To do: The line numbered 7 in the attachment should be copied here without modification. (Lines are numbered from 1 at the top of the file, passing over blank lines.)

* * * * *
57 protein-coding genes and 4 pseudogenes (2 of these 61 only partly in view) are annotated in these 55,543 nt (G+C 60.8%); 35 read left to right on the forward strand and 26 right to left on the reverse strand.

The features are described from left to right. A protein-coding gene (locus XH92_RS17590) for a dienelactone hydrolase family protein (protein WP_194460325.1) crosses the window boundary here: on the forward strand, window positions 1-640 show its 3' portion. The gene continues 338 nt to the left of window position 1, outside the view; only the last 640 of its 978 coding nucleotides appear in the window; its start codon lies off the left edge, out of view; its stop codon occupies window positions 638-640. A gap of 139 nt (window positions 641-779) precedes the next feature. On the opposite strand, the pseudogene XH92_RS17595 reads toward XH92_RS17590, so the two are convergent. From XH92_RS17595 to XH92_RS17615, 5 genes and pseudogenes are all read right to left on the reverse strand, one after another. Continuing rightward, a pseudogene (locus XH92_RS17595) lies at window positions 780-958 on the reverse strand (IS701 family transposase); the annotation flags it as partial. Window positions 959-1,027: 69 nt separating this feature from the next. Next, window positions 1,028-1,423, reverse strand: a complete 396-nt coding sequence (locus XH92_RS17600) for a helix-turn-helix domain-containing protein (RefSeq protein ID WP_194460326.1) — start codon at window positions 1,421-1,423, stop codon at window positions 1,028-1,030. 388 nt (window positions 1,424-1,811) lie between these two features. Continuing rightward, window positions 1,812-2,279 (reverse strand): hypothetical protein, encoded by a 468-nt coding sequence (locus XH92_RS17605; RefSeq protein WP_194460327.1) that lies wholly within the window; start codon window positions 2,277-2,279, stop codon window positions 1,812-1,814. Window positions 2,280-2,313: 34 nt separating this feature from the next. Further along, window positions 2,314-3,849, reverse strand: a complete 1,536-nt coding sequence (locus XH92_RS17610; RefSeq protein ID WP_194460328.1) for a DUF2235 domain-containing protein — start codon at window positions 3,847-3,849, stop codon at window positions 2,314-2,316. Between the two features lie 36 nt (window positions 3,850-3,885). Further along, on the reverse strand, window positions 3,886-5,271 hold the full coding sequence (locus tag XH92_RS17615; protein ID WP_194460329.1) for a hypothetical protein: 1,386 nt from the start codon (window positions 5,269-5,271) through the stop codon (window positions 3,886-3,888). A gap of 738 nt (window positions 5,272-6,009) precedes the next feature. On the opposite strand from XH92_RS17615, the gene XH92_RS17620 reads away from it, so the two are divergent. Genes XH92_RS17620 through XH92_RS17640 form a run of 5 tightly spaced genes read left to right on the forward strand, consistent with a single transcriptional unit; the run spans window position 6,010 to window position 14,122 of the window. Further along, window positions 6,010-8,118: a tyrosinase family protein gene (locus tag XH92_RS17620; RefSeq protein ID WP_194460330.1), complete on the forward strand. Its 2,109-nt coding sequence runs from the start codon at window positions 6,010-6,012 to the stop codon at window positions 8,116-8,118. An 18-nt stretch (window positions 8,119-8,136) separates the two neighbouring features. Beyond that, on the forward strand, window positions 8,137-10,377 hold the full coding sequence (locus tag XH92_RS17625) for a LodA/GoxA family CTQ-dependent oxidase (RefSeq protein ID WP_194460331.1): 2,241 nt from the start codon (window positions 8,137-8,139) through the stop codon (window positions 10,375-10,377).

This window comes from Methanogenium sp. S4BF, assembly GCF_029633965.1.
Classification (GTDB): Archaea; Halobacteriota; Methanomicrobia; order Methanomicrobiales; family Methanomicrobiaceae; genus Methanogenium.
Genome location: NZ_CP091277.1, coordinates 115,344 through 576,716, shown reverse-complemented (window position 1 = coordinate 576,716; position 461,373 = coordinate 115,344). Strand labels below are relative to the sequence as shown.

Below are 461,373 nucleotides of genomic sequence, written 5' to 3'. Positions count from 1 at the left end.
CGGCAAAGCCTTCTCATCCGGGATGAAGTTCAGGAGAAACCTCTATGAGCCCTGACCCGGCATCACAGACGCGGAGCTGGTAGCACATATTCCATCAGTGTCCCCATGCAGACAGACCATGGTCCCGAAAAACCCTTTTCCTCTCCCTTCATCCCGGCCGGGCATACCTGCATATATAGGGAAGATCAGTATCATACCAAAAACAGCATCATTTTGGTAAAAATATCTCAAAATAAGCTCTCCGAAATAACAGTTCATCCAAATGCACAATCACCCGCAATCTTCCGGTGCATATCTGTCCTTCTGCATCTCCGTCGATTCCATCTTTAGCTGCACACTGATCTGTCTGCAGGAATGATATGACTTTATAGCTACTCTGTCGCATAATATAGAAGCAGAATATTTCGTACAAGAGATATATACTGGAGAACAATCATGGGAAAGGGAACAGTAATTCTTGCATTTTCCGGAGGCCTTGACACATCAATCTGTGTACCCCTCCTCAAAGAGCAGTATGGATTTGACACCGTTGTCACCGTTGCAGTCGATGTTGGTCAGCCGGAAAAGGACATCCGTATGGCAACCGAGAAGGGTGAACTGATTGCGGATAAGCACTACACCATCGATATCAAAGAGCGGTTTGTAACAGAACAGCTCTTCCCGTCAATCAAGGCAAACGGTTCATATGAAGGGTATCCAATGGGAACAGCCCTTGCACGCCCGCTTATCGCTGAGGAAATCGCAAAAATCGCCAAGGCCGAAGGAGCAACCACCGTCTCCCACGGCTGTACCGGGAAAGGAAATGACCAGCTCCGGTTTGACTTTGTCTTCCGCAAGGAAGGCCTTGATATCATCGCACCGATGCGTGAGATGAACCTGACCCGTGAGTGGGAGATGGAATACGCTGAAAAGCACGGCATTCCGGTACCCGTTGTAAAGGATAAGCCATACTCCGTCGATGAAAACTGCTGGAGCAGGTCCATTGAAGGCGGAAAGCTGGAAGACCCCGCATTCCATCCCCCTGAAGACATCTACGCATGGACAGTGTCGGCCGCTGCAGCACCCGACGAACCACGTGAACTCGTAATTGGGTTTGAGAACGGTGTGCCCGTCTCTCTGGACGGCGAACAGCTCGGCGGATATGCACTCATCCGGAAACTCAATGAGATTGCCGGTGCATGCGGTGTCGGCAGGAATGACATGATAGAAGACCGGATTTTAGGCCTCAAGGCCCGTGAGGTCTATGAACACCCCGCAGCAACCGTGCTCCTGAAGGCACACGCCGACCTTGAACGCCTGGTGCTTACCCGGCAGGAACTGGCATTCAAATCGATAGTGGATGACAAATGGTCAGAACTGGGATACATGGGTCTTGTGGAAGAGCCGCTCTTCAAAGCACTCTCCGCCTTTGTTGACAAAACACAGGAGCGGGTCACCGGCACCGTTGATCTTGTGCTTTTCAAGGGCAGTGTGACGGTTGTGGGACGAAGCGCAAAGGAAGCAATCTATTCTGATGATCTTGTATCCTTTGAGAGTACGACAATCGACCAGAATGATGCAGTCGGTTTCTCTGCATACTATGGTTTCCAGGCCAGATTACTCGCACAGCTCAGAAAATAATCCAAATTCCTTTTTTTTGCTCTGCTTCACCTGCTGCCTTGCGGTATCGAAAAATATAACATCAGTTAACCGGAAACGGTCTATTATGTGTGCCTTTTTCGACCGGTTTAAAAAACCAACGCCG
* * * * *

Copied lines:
CGGCAAAGCCTTCTCATCCGGGATGAAGTTCAGGAGAAACCTCTATGAGCCCTGACCCGGCATCACAGACGCGGAGCTGGTAGCACATATTCCATCAGTGTCCCCATGCAGACAGACCATGGTCCCGAAAAACCCTTTTCCTCTCCCTTCATCCCGGCCGGGCATACCTGCATATATAGGGAAGATCAGTATCATACCAAAAACAGCATCATTTTGGTAAAAATATCTCAAAATAAGCTCTCCGAAATAACAGTTCATCCAAATGCACAATCACCCGCAATCTTCCGGTGCATATCTGTCCTTCTGCATCTCCGTCGATTCCATCTTTAGCTGCACACTGATCTGTCTGCAGGAATGATATGACTTTATAGCTACTCTGTCGCATAATATAGAAGCAGAATATTTCGTACAAGAGATATATACTGGAGAACAATCATGGGAAAGGGAACAGTAATTCTTGCATTTTCCGGAGGCCTTGACACATCAATCTGTGTACCCCTCCTCAAAGAGCAGTATGGATTTGACACCGTTGTCACCGTTGCAGTCGATGTTGGTCAGCCGGAAAAGGACATCCGTATGGCAACCGAGAAGGGTGAACTGATTGCGGATAAGCACTACACCATCGATATCAAAGAGCGGTTTGTAACAGAACAGCTCTTCCCGTCAATCAAGGCAAACGGTTCATATGAAGGGTATCCAATGGGAACAGCCCTTGCACGCCCGCTTATCGCTGAGGAAATCGCAAAAATCGCCAAGGCCGAAGGAGCAACCACCGTCTCCCACGGCTGTACCGGGAAAGGAAATGACCAGCTCCGGTTTGACTTTGTCTTCCGCAAGGAAGGCCTTGATATCATCGCACCGATGCGTGAGATGAACCTGACCCGTGAGTGGGAGATGGAATACGCTGAAAAGCACGGCATTCCGGTACCCGTTGTAAAGGATAAGCCATACTCCGTCGATGAAAACTGCTGGAGCAGGTCCATTGAAGGCGGAAAGCTGGAAGACCCCGCATTCCATCCCCCTGAAGACATCTACGCATGGACAGTGTCGGCCGCTGCAGCACCCGACGAACCACGTGAACTCGTAATTGGGTTTGAGAACGGTGTGCCCGTCTCTCTGGACGGCGAACAGCTCGGCGGATATGCACTCATCCGGAAACTCAATGAGATTGCCGGTGCATGCGGTGTCGGCAGGAATGACATGATAGAAGACCGGATTTTAGGCCTCAAGGCCCGTGAGGTCTATGAACACCCCGCAGCAACCGTGCTCCTGAAGGCACACGCCGACCTTGAACGCCTGGTGCTTACCCGGCAGGAACTGGCATTCAAATCGATAGTGGATGACAAATGGTCAGAACTGGGATACATGGGTCTTGTGGAAGAGCCGCTCTTCAAAGCACTCTCCGCCTTTGTTGACAAAACACAGGAGCGGGTCACCGGCACCGTTGATCTTGTGCTTTTCAAGGGCAGTGTGACGGTTGTGGGACGAAGCGCAAAGGAAGCAATCTATTCTGATGATCTTGTATCCTTTGAGAGTACGACAATCGACCAGAATGATGCAGTCGGTTTCTCTGCATACTATGGTTTCCAGGCCAGATTACTCGCACAGCTCAGAAAATAATCCAAATTCCTTTTTTTTGCTCTGCTTCACCTGCTGCCTTGCGGTATCGAAAAATATAACATCAGTTAACCGGAAACGGTCTATTATGTGTGCCTTTTTCGACCGGTTTAAAAAACCAACGCCG